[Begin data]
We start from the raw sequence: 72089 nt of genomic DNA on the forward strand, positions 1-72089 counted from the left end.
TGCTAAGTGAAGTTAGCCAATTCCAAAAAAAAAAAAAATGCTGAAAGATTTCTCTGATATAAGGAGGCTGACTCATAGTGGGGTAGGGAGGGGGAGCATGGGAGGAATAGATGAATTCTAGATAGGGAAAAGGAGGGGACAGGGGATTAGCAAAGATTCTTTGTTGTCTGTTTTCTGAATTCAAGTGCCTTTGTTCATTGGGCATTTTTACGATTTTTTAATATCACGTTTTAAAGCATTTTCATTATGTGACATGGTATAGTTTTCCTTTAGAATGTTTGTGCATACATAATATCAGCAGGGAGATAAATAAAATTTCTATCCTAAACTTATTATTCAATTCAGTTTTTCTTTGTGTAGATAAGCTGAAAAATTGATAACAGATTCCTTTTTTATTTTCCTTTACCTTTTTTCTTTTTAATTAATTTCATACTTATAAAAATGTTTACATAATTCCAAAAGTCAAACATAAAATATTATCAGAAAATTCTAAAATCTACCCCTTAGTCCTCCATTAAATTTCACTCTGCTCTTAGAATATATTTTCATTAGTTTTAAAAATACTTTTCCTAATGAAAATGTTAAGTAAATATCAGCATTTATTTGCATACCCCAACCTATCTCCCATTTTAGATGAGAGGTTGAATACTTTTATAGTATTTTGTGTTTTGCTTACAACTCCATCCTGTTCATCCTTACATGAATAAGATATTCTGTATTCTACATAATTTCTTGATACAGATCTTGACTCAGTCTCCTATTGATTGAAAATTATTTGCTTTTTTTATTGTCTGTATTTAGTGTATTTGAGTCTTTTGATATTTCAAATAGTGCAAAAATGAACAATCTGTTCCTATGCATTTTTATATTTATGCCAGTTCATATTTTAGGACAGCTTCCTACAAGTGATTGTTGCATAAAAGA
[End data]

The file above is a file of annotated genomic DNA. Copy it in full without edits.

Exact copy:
We start from the raw sequence: 72089 nt of genomic DNA on the forward strand, positions 1-72089 counted from the left end.
TGCTAAGTGAAGTTAGCCAATTCCAAAAAAAAAAAAAATGCTGAAAGATTTCTCTGATATAAGGAGGCTGACTCATAGTGGGGTAGGGAGGGGGAGCATGGGAGGAATAGATGAATTCTAGATAGGGAAAAGGAGGGGACAGGGGATTAGCAAAGATTCTTTGTTGTCTGTTTTCTGAATTCAAGTGCCTTTGTTCATTGGGCATTTTTACGATTTTTTAATATCACGTTTTAAAGCATTTTCATTATGTGACATGGTATAGTTTTCCTTTAGAATGTTTGTGCATACATAATATCAGCAGGGAGATAAATAAAATTTCTATCCTAAACTTATTATTCAATTCAGTTTTTCTTTGTGTAGATAAGCTGAAAAATTGATAACAGATTCCTTTTTTATTTTCCTTTACCTTTTTTCTTTTTAATTAATTTCATACTTATAAAAATGTTTACATAATTCCAAAAGTCAAACATAAAATATTATCAGAAAATTCTAAAATCTACCCCTTAGTCCTCCATTAAATTTCACTCTGCTCTTAGAATATATTTTCATTAGTTTTAAAAATACTTTTCCTAATGAAAATGTTAAGTAAATATCAGCATTTATTTGCATACCCCAACCTATCTCCCATTTTAGATGAGAGGTTGAATACTTTTATAGTATTTTGTGTTTTGCTTACAACTCCATCCTGTTCATCCTTACATGAATAAGATATTCTGTATTCTACATAATTTCTTGATACAGATCTTGACTCAGTCTCCTATTGATTGAAAATTATTTGCTTTTTTTATTGTCTGTATTTAGTGTATTTGAGTCTTTTGATATTTCAAATAGTGCAAAAATGAACAATCTGTTCCTATGCATTTTTATATTTATGCCAGTTCATATTTTAGGACAGCTTCCTACAAGTGATTGTTGCATAAAAGA